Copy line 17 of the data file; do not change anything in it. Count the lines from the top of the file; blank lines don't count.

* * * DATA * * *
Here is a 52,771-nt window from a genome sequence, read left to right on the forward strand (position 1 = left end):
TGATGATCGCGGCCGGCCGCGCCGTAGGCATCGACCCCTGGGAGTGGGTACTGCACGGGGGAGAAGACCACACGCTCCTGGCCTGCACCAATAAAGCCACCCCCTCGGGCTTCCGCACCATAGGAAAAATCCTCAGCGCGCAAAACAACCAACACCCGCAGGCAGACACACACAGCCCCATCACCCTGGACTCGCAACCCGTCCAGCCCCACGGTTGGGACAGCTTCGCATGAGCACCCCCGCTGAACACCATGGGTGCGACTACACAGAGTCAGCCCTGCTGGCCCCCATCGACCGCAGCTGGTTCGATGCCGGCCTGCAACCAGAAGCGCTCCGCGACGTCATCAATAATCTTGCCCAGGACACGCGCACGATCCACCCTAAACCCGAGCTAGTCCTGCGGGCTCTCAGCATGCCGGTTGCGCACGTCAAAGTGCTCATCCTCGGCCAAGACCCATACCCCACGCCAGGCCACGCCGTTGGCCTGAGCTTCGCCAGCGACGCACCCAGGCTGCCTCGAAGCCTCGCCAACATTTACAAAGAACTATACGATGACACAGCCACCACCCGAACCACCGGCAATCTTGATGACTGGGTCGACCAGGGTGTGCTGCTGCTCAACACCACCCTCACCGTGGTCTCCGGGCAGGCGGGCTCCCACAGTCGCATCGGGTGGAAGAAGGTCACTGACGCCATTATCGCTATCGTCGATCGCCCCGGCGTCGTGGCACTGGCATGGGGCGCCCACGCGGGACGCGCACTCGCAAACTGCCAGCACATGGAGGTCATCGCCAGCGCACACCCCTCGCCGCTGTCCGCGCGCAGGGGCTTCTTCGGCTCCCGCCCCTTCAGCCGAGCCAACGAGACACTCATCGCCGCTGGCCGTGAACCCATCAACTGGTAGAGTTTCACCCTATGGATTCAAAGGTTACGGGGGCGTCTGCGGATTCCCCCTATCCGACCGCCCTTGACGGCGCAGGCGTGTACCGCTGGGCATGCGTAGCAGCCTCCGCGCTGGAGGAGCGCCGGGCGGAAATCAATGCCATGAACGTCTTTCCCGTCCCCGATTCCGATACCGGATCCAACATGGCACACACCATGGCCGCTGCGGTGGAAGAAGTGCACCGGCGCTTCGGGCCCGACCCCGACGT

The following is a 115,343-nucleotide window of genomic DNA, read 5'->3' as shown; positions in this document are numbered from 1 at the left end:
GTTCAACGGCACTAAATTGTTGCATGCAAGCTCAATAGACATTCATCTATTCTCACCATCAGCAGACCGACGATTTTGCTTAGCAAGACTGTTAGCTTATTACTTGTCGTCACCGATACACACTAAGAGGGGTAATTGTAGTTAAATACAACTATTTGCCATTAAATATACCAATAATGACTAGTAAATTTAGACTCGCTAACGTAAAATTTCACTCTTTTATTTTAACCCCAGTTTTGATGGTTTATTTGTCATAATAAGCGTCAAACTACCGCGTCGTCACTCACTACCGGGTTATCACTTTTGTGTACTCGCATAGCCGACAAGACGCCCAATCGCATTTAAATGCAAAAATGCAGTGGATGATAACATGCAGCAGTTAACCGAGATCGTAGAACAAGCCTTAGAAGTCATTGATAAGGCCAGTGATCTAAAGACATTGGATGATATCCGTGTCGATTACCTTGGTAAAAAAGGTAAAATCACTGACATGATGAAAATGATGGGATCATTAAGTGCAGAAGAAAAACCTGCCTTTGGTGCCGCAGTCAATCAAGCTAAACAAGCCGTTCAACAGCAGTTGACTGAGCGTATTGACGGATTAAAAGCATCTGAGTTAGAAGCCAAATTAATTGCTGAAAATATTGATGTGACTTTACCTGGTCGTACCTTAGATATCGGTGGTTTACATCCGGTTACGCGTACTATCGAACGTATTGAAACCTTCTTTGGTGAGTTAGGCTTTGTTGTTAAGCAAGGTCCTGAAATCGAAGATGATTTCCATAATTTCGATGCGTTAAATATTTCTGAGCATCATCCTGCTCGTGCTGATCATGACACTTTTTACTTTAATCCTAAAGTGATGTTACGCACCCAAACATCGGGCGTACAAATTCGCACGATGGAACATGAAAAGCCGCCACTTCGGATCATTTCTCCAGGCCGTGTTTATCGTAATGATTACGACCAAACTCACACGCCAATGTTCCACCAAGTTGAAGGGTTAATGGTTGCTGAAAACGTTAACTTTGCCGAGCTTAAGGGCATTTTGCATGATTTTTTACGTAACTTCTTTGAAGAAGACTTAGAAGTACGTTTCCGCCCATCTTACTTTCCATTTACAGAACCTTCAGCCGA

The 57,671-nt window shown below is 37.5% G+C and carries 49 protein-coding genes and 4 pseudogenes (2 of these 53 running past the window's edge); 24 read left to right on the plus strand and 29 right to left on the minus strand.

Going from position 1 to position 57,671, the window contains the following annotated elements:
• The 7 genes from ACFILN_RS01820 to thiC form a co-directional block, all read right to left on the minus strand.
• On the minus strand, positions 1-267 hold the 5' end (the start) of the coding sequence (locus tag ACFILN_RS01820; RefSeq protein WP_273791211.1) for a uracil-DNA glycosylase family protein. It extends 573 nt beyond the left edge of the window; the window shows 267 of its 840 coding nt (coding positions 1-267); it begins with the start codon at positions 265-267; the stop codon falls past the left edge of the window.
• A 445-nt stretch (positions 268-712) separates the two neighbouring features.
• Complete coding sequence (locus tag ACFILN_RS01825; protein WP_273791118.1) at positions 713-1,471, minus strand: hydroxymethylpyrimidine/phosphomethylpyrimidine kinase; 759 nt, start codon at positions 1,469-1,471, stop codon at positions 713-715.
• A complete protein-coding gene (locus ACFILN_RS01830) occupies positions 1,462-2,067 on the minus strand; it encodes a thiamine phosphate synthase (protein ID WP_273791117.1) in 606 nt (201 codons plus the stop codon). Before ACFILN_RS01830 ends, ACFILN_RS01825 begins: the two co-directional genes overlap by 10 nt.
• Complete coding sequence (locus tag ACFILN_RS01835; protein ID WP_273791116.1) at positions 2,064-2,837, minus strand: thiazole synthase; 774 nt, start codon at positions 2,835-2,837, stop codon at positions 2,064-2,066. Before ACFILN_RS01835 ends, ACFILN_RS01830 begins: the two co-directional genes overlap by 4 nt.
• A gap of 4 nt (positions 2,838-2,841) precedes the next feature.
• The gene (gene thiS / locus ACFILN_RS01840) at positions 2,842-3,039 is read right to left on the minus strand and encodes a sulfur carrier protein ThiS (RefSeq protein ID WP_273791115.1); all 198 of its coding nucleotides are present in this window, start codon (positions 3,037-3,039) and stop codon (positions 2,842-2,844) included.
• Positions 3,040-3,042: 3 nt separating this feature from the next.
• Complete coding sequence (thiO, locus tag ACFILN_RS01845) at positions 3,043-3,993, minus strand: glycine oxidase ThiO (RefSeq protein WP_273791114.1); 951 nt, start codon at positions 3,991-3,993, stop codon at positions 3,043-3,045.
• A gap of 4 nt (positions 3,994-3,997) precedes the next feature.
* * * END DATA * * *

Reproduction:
• A gap of 4 nt (positions 3,994-3,997) precedes the next feature.